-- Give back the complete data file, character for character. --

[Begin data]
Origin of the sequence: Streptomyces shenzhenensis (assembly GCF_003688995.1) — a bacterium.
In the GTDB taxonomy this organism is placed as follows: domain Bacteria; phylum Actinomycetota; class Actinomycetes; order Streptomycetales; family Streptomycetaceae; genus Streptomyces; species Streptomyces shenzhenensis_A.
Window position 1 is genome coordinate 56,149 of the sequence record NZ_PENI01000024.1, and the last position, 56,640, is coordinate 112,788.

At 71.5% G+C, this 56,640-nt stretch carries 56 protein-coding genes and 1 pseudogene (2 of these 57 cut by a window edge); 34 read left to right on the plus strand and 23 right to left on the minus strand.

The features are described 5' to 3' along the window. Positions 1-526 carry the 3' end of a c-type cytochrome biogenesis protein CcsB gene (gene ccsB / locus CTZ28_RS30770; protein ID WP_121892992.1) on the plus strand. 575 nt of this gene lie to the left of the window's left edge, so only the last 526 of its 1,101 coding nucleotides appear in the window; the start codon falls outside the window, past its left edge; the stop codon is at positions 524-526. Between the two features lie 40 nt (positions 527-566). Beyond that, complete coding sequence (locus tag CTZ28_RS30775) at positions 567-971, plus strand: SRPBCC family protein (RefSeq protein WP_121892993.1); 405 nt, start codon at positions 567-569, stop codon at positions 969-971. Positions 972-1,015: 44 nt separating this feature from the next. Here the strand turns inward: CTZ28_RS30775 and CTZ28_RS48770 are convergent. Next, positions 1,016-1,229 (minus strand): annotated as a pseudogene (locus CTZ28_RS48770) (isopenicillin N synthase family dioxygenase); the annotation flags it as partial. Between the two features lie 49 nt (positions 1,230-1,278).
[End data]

Origin of the sequence: Streptomyces shenzhenensis (assembly GCF_003688995.1) — a bacterium.
In the GTDB taxonomy this organism is placed as follows: domain Bacteria; phylum Actinomycetota; class Actinomycetes; order Streptomycetales; family Streptomycetaceae; genus Streptomyces; species Streptomyces shenzhenensis_A.
Window position 1 is genome coordinate 56,149 of the sequence record NZ_PENI01000024.1, and the last position, 56,640, is coordinate 112,788.

At 71.5% G+C, this 56,640-nt stretch carries 56 protein-coding genes and 1 pseudogene (2 of these 57 cut by a window edge); 34 read left to right on the plus strand and 23 right to left on the minus strand.

The features are described 5' to 3' along the window. Positions 1-526 carry the 3' end of a c-type cytochrome biogenesis protein CcsB gene (gene ccsB / locus CTZ28_RS30770; protein ID WP_121892992.1) on the plus strand. 575 nt of this gene lie to the left of the window's left edge, so only the last 526 of its 1,101 coding nucleotides appear in the window; the start codon falls outside the window, past its left edge; the stop codon is at positions 524-526. Between the two features lie 40 nt (positions 527-566). Beyond that, complete coding sequence (locus tag CTZ28_RS30775) at positions 567-971, plus strand: SRPBCC family protein (RefSeq protein WP_121892993.1); 405 nt, start codon at positions 567-569, stop codon at positions 969-971. Positions 972-1,015: 44 nt separating this feature from the next. Here the strand turns inward: CTZ28_RS30775 and CTZ28_RS48770 are convergent. Next, positions 1,016-1,229 (minus strand): annotated as a pseudogene (locus CTZ28_RS48770) (isopenicillin N synthase family dioxygenase); the annotation flags it as partial. Between the two features lie 49 nt (positions 1,230-1,278).